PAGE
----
National Briefs - ID dairy eyed after manure dumping
SANTA FE, NM
New Mexico weighs special chile pepper license plate
With red and green chile saturating nearly every facet of life in New Mexico, a legislative panel is supporting a measure to adorn special license plates with the hot peppers.
The House Transportation and Public Works Committee on Thursday gave a favorable recommendation to the legislation sponsored by Republican Rep. Cathrynn Brown of Carlsbad.
Brown says most New Mexicans can't go a day without enjoying chile and a new license plate would recognize the popular peppers.
Researchers say New Mexico's soil and weather combine to give peppers grown in the state a unique flavor and character.
Under the bill, vehicle owners would pay an annual $35 fee for the plate. Some of the revenue would go toward manufacturing costs while most would be used for educational programs at the state Farm and Ranch Heritage.
Idaho dairy eyed after residents discover tainted water
State officials are investigating claims that a south-central Idaho dairy pumped manure into a canal, and tests are being conducted on water coming from faucets in nearby homes where residents are complaining the water is discolored and has a bad odor.
4 Bros. Dairy intentionally pumped material from the 10,000-cow dairy into the canal, Lynn Harmon of the Big Wood Canal Company in Shoshone told the media that the tainted wastewater has found its way into the drinking water," Harmon said.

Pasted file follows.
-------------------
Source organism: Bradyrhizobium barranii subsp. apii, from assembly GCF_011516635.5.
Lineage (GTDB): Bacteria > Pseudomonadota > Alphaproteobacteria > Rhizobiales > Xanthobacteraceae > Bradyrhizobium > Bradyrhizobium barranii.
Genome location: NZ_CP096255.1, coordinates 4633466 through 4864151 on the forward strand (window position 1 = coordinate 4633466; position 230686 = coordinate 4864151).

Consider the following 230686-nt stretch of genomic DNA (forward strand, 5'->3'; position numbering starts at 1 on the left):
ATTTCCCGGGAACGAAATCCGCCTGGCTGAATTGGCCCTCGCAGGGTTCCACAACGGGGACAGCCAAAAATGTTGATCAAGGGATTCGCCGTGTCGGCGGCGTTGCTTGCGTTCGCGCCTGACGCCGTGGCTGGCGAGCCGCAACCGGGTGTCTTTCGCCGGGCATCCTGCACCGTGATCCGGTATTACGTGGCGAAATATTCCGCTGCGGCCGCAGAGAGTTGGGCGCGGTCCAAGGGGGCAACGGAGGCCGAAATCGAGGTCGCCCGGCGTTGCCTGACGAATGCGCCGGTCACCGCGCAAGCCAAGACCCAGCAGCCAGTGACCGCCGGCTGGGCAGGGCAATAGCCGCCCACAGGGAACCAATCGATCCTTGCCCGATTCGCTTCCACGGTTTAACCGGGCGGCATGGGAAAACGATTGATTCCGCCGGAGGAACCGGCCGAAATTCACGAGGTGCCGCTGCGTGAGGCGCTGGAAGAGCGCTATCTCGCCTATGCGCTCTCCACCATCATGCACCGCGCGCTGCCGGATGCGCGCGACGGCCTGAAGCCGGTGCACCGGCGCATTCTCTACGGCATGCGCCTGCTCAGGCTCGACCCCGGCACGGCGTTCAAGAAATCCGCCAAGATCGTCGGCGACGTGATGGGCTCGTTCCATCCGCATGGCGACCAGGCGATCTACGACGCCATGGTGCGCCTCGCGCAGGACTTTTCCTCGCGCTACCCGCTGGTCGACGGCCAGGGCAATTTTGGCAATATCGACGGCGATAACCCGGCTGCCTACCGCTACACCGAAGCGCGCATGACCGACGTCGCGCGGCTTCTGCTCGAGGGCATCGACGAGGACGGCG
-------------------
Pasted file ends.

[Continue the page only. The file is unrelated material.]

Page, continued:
The South Central Public Health Department ordered homes within a 20-mile radius of the dairy to boil water. Dairy owner Andrew Fitzgerald didn't return calls from local media.
The Idaho Department of Environmental Quality, Idaho State Department of Agriculture and the Environmental Protection Agency are investigating. Tap water from 20 homes is being tested. Tests taken revealed the presence of e-coli bacteria and chloroform.
Harmon said the dairy had runoff that flowed into canal that was incidental because of flooding, but he said the dairy also pumped material into the canal.
TWIN FALLS, ID
UI to host Western Regional Dairy Challenge
More than 50 students from colleges and universities across the Western United States and Canada attended the 2017 Western Regional Dairy Challenge, Feb. 23-25, in Twin Falls, ID. The three-day event was a hands-on educational opportunity to prepare students for careers in the dairy industry.
The Western Regional Dairy Challenge was designed to create an educational environment and facilitate a real-world dairy evaluation. To accomplish this, students are placed on mixed-university teams. Dairy Challenge strives to incorporate a higher-learning atmosphere with practical application to help prepare students for a variety of careers in the dairy industry.
Over its 15-year national history, Dairy Challenge has helped prepare more than 5,000 students for careers as farm owners and managers, consultants, researchers, veterinarians or other dairy professionals.
Syngenta offers insecticide for specialty and vegetable crops
Syngenta announced that the EPA has registered and approved Minecto® Pro insecticide for use in specialty and vegetable crops to control lepidopteran pests as well as sucking/rasping/chewing pests like mites, whiteflies, psyllids, thrips and Colorado potato beetles.
Minecto Pro combines cyantraniliprole, a second generation diamide that provides a broader spectrum of control, and abamectin, the global standard for mite control, into one convenient premix formulation.
Minecto Pro will be commercially available for the 2017 growing season upon receipt of individual state registrations.